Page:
In order to confirm that the results we found were not isolated phenomena, we set the health control as the first stage and plotted the currently collected data into a line graph to show the changing trend. The deficiency of 25(OH)D occurred at all phases, and its severity increases as the disease progresses. t-P1NP and β-CTx showed similar trend. The process of ONFH matches the mechanism of microfracture repairation, a high rate of the bone turnover process (17). It also raises questions about whether drugs that inhibit osteoclasts are appropriate in nontraumatic ONFH patients and the dynamic balance should be broken or not.

The present study had some limitations. First, this study was designed to avoid the effects of operations and drugs, while the leaving small sample size and the regionalization of the population may affect the results in particular. Further studies on larger populations should be investigated. Also, confounding variables such as nutritional habits, housework-related physical activity, which may affect circulating BTMs potentially, should be taken into consideration. The physical condition of the control group may require further analysis and screening. Lastly, most of the included cases were inpatients, different disease stages and causes are impossible to further compare because of the large sample size gap.

Despite several limitations, this is the first study to determine associations between BTMs with the diagnosis of nontraumatic ONFH compared with the HC and five common bone turnover parameters were all tested. Furthermore, the modeling results by ROC curves also provide references for early diagnosis. And, there existing a problem that large standard deviations were found in the statistics of BTMs trends, but it does not affect the result judgment for abnormal bone metabolism.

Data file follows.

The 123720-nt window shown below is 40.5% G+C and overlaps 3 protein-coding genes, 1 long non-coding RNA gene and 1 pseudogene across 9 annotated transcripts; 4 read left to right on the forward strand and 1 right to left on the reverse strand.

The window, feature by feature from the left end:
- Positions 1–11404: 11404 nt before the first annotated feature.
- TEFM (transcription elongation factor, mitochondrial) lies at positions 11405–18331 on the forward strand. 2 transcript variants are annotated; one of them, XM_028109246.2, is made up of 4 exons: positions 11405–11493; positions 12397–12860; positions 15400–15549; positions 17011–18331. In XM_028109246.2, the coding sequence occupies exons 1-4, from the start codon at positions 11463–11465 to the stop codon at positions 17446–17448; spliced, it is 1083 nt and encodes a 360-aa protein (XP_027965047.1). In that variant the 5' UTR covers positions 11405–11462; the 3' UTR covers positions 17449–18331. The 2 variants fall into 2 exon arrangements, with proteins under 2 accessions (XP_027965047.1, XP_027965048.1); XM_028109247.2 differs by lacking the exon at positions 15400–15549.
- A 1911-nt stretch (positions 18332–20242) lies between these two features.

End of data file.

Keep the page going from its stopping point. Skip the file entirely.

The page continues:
In conclusion, we found that both 25(OH)D deficiency and high t-P1NP were independent risk factors for nontraumatic ONFH. BTMs, t-P1NP+25(OH)D model (t-P1NP ≥54.82 ng/mL and 25(OH)D ≤21.86 ng/mL), may help to diagnose nontraumatic ONFH for aged male patients. High rate of the bone turnover process is one of the pathological mechanisms for nontraumatic ONFH, and the kinetic of BTMs is helpful to choose the best treatment in different phase. Abnormal bone formation also needs more attention on the diagnosis and treatment of nontraumatic ONFH.


Acknowledgments

None.


Footnote

Conflicts of Interest: The authors have no conflicts of interest to declare.

Ethical Statement: The authors are accountable for all aspects of the work in ensuring that questions related to the accuracy or integrity of any part of the work are appropriately investigated and resolved. The presented study was approved by the Ethical Committee of the First Affiliated Hospital of Zhejiang Chinese Medical University (Ethical approval ID: 2018-KL-005).


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Cite this article as: Shi Z, Jin H, Ding Q, Ying J, Wang PE, Tong P, He B. Bone turnover markers may predict the progression of osteonecrosis of the femoral head in aged males. Ann Transl Med 2019;7(22):626. doi: 10.21037/atm.2019.11.22